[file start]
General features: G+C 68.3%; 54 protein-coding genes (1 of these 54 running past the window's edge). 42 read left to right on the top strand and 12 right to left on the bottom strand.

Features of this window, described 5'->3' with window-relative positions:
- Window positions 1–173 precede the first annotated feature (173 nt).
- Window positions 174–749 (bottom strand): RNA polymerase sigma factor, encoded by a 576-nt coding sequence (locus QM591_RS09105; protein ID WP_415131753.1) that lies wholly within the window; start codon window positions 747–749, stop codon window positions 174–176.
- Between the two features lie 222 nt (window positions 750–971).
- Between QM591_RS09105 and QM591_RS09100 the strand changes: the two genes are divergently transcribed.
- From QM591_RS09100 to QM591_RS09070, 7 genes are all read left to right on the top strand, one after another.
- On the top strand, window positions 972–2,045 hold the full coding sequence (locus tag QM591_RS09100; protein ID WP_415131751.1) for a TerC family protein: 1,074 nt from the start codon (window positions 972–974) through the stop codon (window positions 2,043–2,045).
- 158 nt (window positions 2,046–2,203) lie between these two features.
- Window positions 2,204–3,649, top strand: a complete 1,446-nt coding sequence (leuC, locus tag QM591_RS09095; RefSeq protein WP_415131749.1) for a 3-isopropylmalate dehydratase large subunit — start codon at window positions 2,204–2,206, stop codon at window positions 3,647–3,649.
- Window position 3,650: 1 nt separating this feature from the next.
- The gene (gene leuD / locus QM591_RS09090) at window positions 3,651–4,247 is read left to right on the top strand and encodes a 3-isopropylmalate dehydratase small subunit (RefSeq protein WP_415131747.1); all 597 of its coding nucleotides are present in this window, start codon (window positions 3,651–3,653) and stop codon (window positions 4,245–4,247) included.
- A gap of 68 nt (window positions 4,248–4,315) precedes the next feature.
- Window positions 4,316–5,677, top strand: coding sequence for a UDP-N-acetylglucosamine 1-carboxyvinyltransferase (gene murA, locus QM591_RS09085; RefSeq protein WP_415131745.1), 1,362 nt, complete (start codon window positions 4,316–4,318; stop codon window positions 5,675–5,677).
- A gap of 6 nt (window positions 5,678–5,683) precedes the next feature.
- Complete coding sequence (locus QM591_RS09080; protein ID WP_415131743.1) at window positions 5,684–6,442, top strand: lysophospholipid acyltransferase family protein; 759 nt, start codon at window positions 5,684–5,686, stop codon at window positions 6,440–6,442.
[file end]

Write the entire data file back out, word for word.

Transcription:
General features: G+C 68.3%; 54 protein-coding genes (1 of these 54 running past the window's edge). 42 read left to right on the top strand and 12 right to left on the bottom strand.

Features of this window, described 5'->3' with window-relative positions:
- Window positions 1–173 precede the first annotated feature (173 nt).
- Window positions 174–749 (bottom strand): RNA polymerase sigma factor, encoded by a 576-nt coding sequence (locus QM591_RS09105; protein ID WP_415131753.1) that lies wholly within the window; start codon window positions 747–749, stop codon window positions 174–176.
- Between the two features lie 222 nt (window positions 750–971).
- Between QM591_RS09105 and QM591_RS09100 the strand changes: the two genes are divergently transcribed.
- From QM591_RS09100 to QM591_RS09070, 7 genes are all read left to right on the top strand, one after another.
- On the top strand, window positions 972–2,045 hold the full coding sequence (locus tag QM591_RS09100; protein ID WP_415131751.1) for a TerC family protein: 1,074 nt from the start codon (window positions 972–974) through the stop codon (window positions 2,043–2,045).
- 158 nt (window positions 2,046–2,203) lie between these two features.
- Window positions 2,204–3,649, top strand: a complete 1,446-nt coding sequence (leuC, locus tag QM591_RS09095; RefSeq protein WP_415131749.1) for a 3-isopropylmalate dehydratase large subunit — start codon at window positions 2,204–2,206, stop codon at window positions 3,647–3,649.
- Window position 3,650: 1 nt separating this feature from the next.
- The gene (gene leuD / locus QM591_RS09090) at window positions 3,651–4,247 is read left to right on the top strand and encodes a 3-isopropylmalate dehydratase small subunit (RefSeq protein WP_415131747.1); all 597 of its coding nucleotides are present in this window, start codon (window positions 3,651–3,653) and stop codon (window positions 4,245–4,247) included.
- A gap of 68 nt (window positions 4,248–4,315) precedes the next feature.
- Window positions 4,316–5,677, top strand: coding sequence for a UDP-N-acetylglucosamine 1-carboxyvinyltransferase (gene murA, locus QM591_RS09085; RefSeq protein WP_415131745.1), 1,362 nt, complete (start codon window positions 4,316–4,318; stop codon window positions 5,675–5,677).
- A gap of 6 nt (window positions 5,678–5,683) precedes the next feature.
- Complete coding sequence (locus QM591_RS09080; protein ID WP_415131743.1) at window positions 5,684–6,442, top strand: lysophospholipid acyltransferase family protein; 759 nt, start codon at window positions 5,684–5,686, stop codon at window positions 6,440–6,442.